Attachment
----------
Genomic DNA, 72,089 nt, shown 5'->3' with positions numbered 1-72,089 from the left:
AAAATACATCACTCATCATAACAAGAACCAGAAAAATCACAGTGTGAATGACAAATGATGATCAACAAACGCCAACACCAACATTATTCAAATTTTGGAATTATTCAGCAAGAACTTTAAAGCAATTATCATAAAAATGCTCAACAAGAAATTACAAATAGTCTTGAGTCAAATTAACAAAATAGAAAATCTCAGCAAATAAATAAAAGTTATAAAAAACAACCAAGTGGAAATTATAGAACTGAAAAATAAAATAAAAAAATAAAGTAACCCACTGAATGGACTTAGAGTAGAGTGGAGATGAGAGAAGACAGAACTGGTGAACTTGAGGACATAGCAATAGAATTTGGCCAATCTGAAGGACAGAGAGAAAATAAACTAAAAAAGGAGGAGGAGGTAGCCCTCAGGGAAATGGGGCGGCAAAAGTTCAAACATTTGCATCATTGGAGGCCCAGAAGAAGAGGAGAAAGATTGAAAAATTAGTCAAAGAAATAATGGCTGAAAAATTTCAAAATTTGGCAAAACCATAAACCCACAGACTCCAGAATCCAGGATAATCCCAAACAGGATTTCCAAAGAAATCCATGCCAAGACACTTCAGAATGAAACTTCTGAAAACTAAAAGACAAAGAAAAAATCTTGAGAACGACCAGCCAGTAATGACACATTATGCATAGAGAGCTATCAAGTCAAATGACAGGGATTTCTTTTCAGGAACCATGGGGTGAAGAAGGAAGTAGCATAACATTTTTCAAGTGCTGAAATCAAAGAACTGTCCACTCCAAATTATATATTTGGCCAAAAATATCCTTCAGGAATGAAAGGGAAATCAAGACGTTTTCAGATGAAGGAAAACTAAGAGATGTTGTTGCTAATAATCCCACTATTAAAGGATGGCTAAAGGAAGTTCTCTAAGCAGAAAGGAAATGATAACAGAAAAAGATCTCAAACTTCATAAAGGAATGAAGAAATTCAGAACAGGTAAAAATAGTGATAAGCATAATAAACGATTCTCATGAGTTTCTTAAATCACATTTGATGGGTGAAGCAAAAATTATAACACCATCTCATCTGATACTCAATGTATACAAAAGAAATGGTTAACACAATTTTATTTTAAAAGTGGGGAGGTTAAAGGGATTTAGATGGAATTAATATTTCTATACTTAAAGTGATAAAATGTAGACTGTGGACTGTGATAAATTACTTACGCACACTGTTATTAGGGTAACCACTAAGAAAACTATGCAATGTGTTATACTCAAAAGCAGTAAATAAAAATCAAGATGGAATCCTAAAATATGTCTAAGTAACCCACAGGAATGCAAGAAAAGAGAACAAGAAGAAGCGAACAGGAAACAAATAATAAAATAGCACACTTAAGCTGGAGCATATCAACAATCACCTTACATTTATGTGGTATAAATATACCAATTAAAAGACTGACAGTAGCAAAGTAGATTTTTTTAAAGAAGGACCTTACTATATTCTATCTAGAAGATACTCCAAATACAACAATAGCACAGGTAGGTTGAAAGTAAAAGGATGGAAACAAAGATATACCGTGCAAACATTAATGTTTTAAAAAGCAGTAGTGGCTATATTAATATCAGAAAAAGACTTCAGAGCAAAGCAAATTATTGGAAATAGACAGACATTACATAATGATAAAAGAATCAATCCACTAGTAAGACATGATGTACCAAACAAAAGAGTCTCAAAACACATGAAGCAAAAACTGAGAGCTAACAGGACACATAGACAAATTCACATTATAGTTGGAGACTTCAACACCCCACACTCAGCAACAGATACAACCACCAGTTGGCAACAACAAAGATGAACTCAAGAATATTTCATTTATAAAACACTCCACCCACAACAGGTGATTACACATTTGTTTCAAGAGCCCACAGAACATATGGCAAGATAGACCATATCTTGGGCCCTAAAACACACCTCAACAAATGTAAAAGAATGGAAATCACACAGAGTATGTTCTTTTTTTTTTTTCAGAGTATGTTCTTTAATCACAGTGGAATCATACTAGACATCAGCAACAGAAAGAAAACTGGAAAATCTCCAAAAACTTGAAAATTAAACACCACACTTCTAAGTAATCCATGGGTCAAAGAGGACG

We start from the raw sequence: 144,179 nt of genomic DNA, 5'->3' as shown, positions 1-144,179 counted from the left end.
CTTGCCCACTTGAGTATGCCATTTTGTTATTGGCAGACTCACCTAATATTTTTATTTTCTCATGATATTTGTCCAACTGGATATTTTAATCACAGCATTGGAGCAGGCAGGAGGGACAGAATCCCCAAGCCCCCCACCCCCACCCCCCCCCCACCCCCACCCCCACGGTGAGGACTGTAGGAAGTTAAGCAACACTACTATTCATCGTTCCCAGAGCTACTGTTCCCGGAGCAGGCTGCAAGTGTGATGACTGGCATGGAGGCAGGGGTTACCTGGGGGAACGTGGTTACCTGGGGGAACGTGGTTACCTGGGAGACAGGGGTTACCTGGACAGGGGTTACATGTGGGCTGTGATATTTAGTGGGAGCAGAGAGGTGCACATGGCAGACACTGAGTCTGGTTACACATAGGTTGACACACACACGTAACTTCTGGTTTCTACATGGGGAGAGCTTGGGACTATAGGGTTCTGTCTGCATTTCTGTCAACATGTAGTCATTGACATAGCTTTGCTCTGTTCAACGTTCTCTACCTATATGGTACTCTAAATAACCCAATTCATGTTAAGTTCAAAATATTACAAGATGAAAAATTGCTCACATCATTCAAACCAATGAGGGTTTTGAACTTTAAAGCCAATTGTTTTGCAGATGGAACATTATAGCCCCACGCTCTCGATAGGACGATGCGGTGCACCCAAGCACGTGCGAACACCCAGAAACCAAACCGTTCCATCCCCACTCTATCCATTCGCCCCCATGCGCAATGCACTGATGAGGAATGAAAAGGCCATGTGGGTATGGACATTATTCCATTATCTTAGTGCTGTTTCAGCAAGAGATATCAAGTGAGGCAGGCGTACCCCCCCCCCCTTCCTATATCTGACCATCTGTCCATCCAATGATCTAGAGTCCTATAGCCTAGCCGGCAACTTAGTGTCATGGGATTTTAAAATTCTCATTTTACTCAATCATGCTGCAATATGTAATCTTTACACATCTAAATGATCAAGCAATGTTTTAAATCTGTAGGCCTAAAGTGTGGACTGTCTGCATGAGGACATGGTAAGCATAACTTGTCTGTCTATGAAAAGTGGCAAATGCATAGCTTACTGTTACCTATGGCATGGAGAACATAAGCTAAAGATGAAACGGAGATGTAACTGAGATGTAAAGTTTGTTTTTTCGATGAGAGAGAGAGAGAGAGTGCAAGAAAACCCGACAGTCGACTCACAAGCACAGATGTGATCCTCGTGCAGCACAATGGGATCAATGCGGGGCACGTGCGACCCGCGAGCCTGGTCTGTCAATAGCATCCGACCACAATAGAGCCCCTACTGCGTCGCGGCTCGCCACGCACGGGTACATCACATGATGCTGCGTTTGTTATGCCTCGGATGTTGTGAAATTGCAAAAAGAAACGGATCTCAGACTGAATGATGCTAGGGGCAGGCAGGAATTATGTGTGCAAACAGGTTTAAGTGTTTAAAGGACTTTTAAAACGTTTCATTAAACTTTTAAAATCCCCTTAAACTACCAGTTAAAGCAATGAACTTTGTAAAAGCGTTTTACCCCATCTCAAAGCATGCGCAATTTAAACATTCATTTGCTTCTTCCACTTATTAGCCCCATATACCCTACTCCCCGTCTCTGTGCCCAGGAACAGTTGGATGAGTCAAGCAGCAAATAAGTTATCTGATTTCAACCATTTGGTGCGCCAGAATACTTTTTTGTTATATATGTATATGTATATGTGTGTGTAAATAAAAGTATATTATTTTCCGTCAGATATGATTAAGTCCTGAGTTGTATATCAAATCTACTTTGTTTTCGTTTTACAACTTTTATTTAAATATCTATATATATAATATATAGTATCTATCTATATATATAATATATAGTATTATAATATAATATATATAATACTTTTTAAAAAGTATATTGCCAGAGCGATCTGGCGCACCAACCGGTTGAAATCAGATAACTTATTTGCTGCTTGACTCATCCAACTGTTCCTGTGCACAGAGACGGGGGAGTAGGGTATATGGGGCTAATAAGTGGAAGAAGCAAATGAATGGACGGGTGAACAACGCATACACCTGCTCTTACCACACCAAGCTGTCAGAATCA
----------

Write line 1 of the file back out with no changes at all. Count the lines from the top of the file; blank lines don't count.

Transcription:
Genomic DNA, 72,089 nt, shown 5'->3' with positions numbered 1-72,089 from the left: